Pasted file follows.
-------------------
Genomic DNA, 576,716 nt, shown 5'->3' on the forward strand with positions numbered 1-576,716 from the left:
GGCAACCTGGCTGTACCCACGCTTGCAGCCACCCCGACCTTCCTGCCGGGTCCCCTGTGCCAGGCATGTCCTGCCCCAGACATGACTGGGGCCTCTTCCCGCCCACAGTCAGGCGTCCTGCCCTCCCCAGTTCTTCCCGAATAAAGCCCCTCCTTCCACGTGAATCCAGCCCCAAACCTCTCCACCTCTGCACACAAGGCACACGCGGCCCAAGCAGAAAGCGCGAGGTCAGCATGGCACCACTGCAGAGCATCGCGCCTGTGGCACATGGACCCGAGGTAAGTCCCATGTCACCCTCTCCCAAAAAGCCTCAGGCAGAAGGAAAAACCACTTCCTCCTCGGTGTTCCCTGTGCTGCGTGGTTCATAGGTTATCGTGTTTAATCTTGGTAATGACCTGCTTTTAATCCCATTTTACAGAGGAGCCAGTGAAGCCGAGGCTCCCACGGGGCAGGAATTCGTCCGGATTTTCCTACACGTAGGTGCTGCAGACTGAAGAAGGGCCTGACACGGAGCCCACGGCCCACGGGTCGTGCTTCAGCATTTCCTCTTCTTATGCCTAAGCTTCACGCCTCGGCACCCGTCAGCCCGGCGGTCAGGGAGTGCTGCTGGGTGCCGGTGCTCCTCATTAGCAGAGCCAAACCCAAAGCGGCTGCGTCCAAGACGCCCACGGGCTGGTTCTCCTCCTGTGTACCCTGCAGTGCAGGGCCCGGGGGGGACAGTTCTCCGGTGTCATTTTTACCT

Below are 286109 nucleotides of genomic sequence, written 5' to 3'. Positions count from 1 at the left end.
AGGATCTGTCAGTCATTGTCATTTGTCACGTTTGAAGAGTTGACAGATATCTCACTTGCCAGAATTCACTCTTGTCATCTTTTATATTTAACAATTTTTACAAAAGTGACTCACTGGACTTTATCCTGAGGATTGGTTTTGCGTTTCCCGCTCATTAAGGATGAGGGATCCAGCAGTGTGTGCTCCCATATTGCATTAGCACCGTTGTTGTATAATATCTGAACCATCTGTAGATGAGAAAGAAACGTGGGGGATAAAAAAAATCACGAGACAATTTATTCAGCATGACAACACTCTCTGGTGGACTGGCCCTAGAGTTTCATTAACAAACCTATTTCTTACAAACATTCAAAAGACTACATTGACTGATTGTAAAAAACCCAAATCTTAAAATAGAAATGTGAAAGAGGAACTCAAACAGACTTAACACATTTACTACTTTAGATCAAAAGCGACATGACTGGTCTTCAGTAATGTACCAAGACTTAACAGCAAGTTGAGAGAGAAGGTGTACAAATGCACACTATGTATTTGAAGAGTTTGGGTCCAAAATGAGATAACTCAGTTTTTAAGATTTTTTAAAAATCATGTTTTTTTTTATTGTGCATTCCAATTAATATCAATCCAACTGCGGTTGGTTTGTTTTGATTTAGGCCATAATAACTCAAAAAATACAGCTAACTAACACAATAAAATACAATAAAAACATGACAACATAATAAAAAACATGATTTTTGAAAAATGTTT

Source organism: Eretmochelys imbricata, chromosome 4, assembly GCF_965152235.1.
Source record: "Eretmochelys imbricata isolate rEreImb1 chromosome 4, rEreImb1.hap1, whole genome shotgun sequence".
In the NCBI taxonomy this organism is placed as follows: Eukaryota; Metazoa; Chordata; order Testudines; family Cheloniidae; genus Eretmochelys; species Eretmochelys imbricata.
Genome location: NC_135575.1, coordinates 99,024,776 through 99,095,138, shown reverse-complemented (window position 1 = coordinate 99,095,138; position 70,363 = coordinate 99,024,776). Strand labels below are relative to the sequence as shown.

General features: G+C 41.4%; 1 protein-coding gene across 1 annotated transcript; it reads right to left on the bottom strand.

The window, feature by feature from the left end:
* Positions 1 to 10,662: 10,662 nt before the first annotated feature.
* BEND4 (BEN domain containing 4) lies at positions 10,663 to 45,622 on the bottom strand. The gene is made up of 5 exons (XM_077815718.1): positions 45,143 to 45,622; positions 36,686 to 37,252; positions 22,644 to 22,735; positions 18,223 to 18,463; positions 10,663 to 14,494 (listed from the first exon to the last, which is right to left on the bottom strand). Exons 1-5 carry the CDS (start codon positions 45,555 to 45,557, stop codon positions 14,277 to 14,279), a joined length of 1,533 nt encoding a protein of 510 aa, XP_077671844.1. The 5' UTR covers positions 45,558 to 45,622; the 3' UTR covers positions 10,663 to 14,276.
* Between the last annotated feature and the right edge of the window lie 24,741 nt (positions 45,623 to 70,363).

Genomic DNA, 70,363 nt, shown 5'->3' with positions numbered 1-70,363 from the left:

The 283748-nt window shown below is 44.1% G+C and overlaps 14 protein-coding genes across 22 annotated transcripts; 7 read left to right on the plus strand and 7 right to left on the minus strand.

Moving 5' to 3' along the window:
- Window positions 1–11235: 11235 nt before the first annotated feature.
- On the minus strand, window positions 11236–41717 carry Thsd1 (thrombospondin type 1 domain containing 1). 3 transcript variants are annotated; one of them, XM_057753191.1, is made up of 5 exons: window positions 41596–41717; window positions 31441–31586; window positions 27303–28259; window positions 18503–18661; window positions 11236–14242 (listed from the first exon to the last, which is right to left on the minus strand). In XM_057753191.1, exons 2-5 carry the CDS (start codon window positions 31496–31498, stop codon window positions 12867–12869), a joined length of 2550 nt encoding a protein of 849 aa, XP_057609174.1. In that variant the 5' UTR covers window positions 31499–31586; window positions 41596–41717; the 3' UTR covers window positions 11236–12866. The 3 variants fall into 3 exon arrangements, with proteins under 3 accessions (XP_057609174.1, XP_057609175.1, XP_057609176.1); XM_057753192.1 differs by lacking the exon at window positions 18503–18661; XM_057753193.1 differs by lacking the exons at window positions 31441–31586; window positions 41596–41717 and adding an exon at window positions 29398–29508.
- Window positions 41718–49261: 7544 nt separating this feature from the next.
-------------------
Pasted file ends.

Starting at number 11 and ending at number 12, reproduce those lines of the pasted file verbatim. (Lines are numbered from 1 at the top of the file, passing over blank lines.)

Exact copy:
* Positions 1 to 10,662: 10,662 nt before the first annotated feature.
* BEND4 (BEN domain containing 4) lies at positions 10,663 to 45,622 on the bottom strand. The gene is made up of 5 exons (XM_077815718.1): positions 45,143 to 45,622; positions 36,686 to 37,252; positions 22,644 to 22,735; positions 18,223 to 18,463; positions 10,663 to 14,494 (listed from the first exon to the last, which is right to left on the bottom strand). Exons 1-5 carry the CDS (start codon positions 45,555 to 45,557, stop codon positions 14,277 to 14,279), a joined length of 1,533 nt encoding a protein of 510 aa, XP_077671844.1. The 5' UTR covers positions 45,558 to 45,622; the 3' UTR covers positions 10,663 to 14,276.